Nurse Home Visits Help Moms and Newborns

Family Connects program aims to improve infant, maternal health
Sharon Hayes and newborn daughter Jillian

Sharon Hayes organized everything for the perfect birth experience — from her music playlist for the delivery room to matching mother-baby outfits to wear home. While overjoyed by the healthy birth of her daughter Jillian, Hayes’ own health issues and emergency C-section undermined her orderly plans. After spending a week in the hospital, she arrived home and suddenly felt overwhelmed.

“Baby was fine, but I was not,” she said. “Even with all the reading, all the research I did, I thought, ‘I am so lost right now.’”

The next morning, she called the Family Connects service, which supports mothers, infants and families by sending a nurse to the home of any baby delivered at RUSH University Medical Center. Families are not required to take part, but for those who choose to, no fee is charged to them or their insurance. The option is available regardless of how many other children the family has.

“We answer any questions the mother or family members have, and we check on the mother’s health as well as the baby’s,” said Jessica Orozco, RN, a Family Connects nurse employed by RUSH College of Nursing’s Academic Practice. “We listen to their concerns and find ways to help. That might be offering guidance on breastfeeding, helping to schedule medical appointments or connecting the family with resources to find child care, employment or food.”

RUSH, Mount Sinai Hospital, University of Chicago Medical Center and Humboldt Park Health worked with the Chicago Department of Public Health to launch the program. CDPH is bringing the service to other hospitals, with the goal of making it available in all Chicago hospitals that deliver babies.

Feeling at home with a newborn

The visit is usually scheduled three weeks after the baby comes home.

“Those first days and weeks, families have a lot to learn, a lot to adjust too, even when it isn’t their first child,” Orozco added.

For Hayes, the home visit was scheduled right away, and she said she received great support over the phone as soon as she called. Her first concern was feeding Jillian. She’d started breastfeeding in the hospital, but that was disrupted by her treatment for blood pressure and kidney issues, including a blood transfusion.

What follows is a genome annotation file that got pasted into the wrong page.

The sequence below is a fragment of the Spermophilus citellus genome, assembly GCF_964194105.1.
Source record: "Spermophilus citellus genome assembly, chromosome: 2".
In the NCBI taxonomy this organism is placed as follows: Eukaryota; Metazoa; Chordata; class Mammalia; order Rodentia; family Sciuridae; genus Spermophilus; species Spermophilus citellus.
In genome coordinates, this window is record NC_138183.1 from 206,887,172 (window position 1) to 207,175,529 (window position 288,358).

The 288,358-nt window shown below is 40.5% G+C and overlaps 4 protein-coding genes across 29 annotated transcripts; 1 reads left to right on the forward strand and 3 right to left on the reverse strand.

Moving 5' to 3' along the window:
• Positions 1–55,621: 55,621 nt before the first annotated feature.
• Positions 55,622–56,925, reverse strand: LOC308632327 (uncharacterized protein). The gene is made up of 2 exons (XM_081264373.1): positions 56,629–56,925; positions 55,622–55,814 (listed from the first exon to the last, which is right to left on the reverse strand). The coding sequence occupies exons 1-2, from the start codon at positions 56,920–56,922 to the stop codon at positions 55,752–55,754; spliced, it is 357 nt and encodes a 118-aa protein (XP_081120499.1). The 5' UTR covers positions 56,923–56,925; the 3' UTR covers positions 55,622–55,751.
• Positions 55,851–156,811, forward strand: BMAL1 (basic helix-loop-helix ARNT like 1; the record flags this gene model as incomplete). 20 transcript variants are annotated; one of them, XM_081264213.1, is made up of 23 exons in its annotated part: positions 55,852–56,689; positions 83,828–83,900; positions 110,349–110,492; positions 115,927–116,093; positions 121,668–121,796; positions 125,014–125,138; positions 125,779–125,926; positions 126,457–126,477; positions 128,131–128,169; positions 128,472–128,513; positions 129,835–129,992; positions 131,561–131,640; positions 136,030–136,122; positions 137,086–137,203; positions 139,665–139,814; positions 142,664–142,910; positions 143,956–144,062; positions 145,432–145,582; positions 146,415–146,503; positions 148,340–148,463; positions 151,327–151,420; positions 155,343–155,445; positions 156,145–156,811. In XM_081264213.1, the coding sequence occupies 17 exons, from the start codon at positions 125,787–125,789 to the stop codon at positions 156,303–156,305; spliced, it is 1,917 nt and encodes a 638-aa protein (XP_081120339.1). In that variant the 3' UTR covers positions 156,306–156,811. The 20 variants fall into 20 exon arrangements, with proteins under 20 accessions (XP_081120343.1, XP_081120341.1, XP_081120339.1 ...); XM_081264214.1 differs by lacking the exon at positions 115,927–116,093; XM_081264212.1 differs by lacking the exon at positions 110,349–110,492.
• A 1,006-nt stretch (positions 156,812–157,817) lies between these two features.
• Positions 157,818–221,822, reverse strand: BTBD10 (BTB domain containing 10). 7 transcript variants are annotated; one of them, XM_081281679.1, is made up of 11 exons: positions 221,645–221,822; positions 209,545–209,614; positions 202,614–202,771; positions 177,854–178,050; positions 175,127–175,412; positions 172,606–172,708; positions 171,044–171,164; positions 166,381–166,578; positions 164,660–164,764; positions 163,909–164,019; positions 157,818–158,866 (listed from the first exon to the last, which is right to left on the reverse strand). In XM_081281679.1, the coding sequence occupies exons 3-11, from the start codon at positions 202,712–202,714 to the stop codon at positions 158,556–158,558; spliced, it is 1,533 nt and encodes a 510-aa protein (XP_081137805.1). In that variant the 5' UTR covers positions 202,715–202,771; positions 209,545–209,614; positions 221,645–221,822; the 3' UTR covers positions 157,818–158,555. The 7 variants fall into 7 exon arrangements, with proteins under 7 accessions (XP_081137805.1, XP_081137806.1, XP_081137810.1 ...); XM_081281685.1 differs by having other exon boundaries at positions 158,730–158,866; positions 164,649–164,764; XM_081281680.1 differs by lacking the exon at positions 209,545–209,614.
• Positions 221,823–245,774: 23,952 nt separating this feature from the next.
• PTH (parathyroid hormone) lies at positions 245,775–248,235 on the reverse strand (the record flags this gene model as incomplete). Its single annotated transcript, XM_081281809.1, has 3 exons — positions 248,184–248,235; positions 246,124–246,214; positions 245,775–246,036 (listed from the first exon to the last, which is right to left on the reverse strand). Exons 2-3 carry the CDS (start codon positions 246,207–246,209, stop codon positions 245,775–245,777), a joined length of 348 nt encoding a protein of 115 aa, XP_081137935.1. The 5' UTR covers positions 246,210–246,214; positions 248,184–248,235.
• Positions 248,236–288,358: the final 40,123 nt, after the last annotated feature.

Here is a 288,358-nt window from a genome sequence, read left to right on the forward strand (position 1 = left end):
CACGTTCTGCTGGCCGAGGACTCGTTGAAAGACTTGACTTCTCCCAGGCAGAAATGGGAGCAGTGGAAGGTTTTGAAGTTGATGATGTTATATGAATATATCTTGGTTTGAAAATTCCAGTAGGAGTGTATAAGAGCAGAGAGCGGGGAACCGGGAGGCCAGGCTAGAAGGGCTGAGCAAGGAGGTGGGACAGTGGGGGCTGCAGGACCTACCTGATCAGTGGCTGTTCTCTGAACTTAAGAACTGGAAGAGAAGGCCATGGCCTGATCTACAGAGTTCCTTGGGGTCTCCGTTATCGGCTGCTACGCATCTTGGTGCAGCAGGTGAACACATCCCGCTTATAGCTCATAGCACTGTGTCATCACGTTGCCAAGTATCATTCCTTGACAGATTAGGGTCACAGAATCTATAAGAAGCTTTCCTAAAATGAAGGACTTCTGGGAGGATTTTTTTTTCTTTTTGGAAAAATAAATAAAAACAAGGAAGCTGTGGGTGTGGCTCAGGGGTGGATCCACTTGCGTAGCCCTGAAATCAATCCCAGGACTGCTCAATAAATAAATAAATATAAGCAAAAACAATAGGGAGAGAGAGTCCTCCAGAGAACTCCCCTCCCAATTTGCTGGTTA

“I only planned for breastfeeding, and I had trouble with it,” she said. “Now at home, I had to transition to formula feeding, which I hadn’t studied up on.”

Between the new routines of feeding, changing and bathing a newborn, recovering from giving birth and trying to get enough sleep, the first hours, days and weeks after delivery can be overwhelming. It also is a risky time for mothers’ and infants’ health, so moms need to be vigilant about caring for their child and themselves.

Postpartum health is goal of growing program

First developed by Duke University, the Family Connects program was launched in Chicago to support the health of infants and address the city’s high rate of maternal mortality, especially among Black women. As a key part of RUSH’s birth equity and health equity commitment, the College of Nursing Academic Practice employs registered nurses to do the home visits.

“The home visit promotes maternal and infant health by helping the mother and family adjust to the baby’s arrival,” said Jennifer Rousseau, DNP, director of Family Connects Chicago at RUSH and associate professor in the College of Nursing. “A significant component of the Family Connects service is listening to women: their birth stories, their concerns, their needs.”

During the home visit, the nurse will:

  • Offer support with breastfeeding as well as family planning.
  • Help the family learn to feed, bathe, diaper and swaddle the infant and ensure safe sleep practices.
  • Check the infant’s health vitals, feeding habits and fussiness.
  • Check the mother’s health vitals possible concerns, such as high blood pressure, sugar levels and recovery from a C-section.
  • Screen for baby blues and postpartum depression.
  • Assess the family’s well-being and connect them with resources for finding child care, employment, food and other resources as needed.
  • Plan and schedule baby well-visits and mother’s follow-up appointments.
  • Listen to any concerns and answer questions.

Moms say nurse visits are a big help

Latisha Hart, a mom who gave birth to son Landen at RUSH in February, said she chose a nurse home visit, even though she wasn’t sure what support she might need.

“I met with Jess (Orozco), and she was very helpful with a lot of things,” Hart said in an interview with NBC 5 Chicago. “If people are hesitant, I feel like they should reach out, especially if they're in need of some assistance.”

Hayes told WBBM-News Radio that her visit and support from Darlene Hepburn, RN, was a turning point after coming home with Jillian.

Mothers need to know that their individual experience is as valid as the romanticized image of perfection they imagine, Hepburn said.

"You see pictures of people breastfeeding in a field of flowers and think that's the way it's supposed to be," she told Fox 32 Chicago. “And then it ends up being, ‘I'm wearing green pajama pants for two weeks. I haven't showered and I haven't slept.’”

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